The Right to Buy: A tale of two cities
The Right to Buy scheme was one of the flagship policies of Margaret Thatcher’s government, and one of its most controversial legacies. Introduced in 1980, it gave former council tenants the right to buy their council houses, often at large discounts. The goal was to create a ‘property-owning democracy’ and supporters credit the scheme with having given 77,500 working class families a foot on the property ladder, breaking down class barriers and creating less dependency on the state.
Detractors note that the Right to Buy scheme has significantly depleted reserves of social housing. Local authorities under both Labour and Conservative governments have not replenished their social housing stock, either through direct policy (telling local authorities to pay off debt rather than build new houses) or through local government cuts. Between 1980 and 2013 1,869,898 council homes were sold under the Right to Buy and the number of council houses in Britain has fallen by 69% since 1980.
Now the scheme has come under fresh criticism after it transpires that statistics show that 4 out of 10 right to buy homes are now owned by private landlords. This comes at a time when social housing is desperately needed by vulnerable people who cannot afford to buy or rent privately. Waiting lists for council houses now number in the tens of thousands in many London local authorities. Homes that were once owned by councils are now being used to generate income for private landlords. In some cases councils are having to rent back homes they had sold at a discount in order to place homeless families in them.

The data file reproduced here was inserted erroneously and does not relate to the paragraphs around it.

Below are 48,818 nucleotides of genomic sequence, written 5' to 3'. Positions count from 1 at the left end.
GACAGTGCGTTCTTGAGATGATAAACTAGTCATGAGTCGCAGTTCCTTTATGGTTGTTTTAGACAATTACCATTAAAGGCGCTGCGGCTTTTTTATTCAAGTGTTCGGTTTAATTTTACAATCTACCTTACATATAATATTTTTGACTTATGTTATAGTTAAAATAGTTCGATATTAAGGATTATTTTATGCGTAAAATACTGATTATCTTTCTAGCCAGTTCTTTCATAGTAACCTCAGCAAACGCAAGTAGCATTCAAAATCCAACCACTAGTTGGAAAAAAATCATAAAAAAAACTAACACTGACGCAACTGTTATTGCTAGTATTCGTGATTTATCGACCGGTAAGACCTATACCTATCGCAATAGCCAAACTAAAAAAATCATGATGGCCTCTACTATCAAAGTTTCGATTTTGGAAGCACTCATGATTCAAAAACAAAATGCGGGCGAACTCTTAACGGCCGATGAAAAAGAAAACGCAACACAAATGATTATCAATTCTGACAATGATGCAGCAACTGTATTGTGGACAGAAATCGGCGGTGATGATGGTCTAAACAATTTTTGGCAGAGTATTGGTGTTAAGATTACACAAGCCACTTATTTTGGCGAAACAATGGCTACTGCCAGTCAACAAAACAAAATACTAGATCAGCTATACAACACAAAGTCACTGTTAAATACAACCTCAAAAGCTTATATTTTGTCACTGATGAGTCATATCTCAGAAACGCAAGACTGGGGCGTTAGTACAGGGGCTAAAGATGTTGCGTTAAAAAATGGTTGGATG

The criticism has led some to ask whether the right to buy policy should be a thing of the past. In Wales the policy has resulted in a 45% reduction in the social housing stock, according to figures published by the Welsh Government. The response in Cardiff has been strong, on the 6th of December 2017 they passed legislation which will abolish the right to buy. In Scotland the right to buy has already been abolished.
The government in Cardiff has taken the lead on dealing with homelessness, passing the Housing Act (Wales) 2014 Act which introduced major changes to the way homelessness was approached in Wales, giving every eligible homeless person an immediate right to assistance. The Homelessness Reduction Act 2017, passed as a private member’s bill, has gone a small way towards the radical approach taken in Wales but has a much more restricted scope.
Presently the Westminster’s government approach to right to buy is to strengthen the scheme, not abolish it. The Conservative Party’s 2015 Manifesto committed to extend the right to buy to tenants in Housing Associations. Previously only council tenants had the right to buy, extending the right to Housing Association tenants as well would give the right to another 1.3 million families. The Chartered Institute of housing believes that a further 370,000 council and housing association homes could be lost by 2020. At the moment the extension is rolling out very slowly, with a pilot to take place in the Midlands in 2018.
The housing crisis is reaching acute levels, with 79,190 households in temporary accommodation, an increase of 6% from last year. Social housing is needed now more than ever, yet the responses of governments in Wales and Westminster have been very different, with one electing to preserve social housing stock and the other intending to reduce it still further. With London taking Cardiff’s lead on Homelessness, perhaps now is the time to consider following Cardiff on the question of Right to Buy.